I’ve been using my car less and less recently, and I love it.

I didn’t fill up my at all car in January and I still haven’t so far in February. I have driven it zero times this month and can only see myself doing so twice (once on Valentine’s Day to go see the Banff Mountain Film Festival and once later in the month to help a friend move).

There are a handful reasons for this:

  1. I’ve been working a lot so I haven’t been climbing or traveling.
  2. I live a few hundred feet from a grocery store and a Subway. Walking there takes care of all of my food needs.
  3. I can walk to downtown in 20 minutes (where there’s a bank, etc.) and to mountain trailheads in 20-30 minutes.
  4. I have Amazon Prime, which lets me order pretty much anything from Amazon and get free 2-day shipping or next-day shipping for $3.99.
  5. I’ve been waking up earlier, which gives me more time in the day. Since I can only spend so much time in front of my computer, I don’t feel bad about spending an hour or two walking.

The walking has also let me explore my immediate surroundings more. I’ve spent a lot of time in the Salt Lake city cemetery (I love cemeteries), which is just down the street. I’ve discovered all sorts of beautiful houses and old buildings in the surrounding neighborhoods. And I’m on a quest to find the spot with the best view of the Salt Lake Valley and the mountains.

My daily walks have come to be my favorite part of my days. It’s when I can just think without anything else vying for my immediate attention. I can listen to great audiobooks and podcasts, which I’d otherwise say I “don’t have time for.”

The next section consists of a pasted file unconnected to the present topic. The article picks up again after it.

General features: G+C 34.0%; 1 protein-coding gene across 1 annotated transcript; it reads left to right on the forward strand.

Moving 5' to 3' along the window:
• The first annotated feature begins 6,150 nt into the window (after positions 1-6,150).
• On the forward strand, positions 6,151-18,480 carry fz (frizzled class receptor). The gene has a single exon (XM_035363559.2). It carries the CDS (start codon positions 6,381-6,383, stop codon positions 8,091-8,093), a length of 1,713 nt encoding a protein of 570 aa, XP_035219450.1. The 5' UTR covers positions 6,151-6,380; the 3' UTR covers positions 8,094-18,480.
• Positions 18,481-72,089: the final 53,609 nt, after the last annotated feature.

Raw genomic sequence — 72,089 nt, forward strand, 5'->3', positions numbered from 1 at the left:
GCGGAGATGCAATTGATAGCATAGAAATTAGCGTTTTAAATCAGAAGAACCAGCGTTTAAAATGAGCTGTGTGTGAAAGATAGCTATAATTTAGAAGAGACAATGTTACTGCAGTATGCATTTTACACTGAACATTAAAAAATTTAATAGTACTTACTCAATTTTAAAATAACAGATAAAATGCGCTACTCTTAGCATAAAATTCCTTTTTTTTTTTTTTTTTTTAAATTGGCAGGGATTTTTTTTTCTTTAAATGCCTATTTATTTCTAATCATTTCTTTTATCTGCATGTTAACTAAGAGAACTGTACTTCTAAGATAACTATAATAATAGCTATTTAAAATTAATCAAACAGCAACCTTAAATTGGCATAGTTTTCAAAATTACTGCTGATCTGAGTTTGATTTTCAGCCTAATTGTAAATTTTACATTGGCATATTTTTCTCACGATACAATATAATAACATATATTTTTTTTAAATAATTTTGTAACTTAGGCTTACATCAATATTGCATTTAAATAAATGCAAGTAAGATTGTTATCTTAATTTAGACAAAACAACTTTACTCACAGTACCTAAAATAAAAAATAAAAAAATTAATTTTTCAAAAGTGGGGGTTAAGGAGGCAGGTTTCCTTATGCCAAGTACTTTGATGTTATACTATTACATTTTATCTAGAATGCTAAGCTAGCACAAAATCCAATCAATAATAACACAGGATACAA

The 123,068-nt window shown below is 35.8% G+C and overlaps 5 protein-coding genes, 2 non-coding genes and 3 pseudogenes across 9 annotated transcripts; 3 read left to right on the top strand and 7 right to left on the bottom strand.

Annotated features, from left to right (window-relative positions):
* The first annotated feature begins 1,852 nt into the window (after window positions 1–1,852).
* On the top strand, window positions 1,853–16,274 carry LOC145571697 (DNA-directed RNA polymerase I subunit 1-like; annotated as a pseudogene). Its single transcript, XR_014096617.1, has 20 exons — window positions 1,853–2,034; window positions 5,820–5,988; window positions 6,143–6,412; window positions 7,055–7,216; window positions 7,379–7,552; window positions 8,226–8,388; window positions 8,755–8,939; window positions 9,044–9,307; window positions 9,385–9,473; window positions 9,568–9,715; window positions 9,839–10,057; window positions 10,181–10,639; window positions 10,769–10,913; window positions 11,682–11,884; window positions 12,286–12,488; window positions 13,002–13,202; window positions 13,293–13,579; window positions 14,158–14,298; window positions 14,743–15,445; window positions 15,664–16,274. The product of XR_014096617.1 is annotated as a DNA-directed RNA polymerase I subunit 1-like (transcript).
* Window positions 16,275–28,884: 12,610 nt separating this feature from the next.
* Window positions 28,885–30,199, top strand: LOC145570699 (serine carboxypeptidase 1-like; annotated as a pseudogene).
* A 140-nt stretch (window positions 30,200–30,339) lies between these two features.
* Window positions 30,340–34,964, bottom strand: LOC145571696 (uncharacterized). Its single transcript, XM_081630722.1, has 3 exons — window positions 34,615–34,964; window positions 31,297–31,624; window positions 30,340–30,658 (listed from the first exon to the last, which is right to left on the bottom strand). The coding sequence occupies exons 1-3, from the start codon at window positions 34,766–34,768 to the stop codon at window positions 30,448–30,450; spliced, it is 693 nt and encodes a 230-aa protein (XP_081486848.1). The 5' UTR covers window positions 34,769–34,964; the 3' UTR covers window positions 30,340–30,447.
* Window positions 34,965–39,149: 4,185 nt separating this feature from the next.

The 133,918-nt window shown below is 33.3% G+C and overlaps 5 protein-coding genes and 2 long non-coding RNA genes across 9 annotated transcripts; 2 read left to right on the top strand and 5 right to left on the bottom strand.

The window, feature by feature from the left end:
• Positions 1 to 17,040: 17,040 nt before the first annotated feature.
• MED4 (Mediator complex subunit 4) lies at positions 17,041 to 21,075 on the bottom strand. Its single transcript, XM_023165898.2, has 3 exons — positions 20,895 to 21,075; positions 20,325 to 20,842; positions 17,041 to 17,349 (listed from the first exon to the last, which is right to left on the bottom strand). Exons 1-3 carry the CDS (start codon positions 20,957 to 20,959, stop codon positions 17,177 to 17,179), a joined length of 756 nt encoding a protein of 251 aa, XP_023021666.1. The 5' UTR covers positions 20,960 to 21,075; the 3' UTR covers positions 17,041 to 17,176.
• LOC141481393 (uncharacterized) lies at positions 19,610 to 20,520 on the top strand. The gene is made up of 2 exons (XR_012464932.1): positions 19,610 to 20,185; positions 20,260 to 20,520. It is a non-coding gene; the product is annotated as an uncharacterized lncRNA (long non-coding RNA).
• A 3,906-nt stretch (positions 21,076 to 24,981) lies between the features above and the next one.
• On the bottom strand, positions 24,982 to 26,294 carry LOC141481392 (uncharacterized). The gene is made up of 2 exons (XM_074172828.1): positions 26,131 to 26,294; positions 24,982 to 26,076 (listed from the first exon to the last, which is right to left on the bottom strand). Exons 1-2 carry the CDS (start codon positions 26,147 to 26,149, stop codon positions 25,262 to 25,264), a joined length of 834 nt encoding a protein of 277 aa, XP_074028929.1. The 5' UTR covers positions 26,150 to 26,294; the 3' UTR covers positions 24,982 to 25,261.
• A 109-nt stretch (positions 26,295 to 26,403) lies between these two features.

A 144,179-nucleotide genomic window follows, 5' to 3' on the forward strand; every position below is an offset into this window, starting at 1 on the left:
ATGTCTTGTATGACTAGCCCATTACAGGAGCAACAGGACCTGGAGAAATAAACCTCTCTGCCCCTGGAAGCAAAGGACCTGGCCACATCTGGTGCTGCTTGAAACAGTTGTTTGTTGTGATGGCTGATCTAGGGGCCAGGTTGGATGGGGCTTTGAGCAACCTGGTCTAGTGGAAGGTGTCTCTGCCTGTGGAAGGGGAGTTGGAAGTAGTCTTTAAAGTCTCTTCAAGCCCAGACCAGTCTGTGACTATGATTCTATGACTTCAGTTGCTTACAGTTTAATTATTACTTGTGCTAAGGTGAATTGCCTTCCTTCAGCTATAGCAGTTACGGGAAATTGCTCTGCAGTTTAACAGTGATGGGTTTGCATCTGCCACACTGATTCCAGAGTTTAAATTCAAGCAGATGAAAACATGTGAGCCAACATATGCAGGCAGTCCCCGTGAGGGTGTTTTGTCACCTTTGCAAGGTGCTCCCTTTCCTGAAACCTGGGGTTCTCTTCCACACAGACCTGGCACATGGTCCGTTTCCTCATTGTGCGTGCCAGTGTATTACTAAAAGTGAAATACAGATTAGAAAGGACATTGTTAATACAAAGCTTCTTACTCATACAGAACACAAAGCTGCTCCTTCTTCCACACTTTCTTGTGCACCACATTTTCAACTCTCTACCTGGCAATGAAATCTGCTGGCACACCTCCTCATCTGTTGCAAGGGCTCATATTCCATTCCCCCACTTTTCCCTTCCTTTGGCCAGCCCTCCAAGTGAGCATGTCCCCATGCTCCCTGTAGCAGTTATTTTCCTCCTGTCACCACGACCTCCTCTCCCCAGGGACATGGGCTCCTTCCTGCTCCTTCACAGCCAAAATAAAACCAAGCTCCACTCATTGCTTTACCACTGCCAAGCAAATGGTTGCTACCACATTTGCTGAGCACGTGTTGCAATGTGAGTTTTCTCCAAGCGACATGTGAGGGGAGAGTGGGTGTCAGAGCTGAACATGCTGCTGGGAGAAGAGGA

I just read an article on the New York Times called What Is Car Culture Doing to Our Children?, and thought this line was great:

When there is nearly nothing within walking distance to interest a young person and it is near-lethal to bicycle, he or she must relinquish autonomy — a capacity every creature must develop just as much as strength and endurance.

I think this applies to those of us who can drive, too. As odd as it sounds, I feel like my car in some ways inhibits my autonomy. It’s a drug that, though it might boost my performance, I have come to rely a little too heavily on. It’s an insulating, dulling layer between me and what’s going on around me. It makes things too easy in a world where the goal is increasingly (and sadly) to make life easier, not richer.

I will never give up my car because I love going on road trips and climbing/mountaineering excursions. I love the freedom that my car represents. But I also love not sitting in traffic and not pouring money into my gas tank. I’ll definitely drive more when I’m tired of working, when the weather warms up, and when the pot of my wanderlust comes to a boil.

Until then, there are more corners of the cemetery to explore and plenty of trailheads to walk to.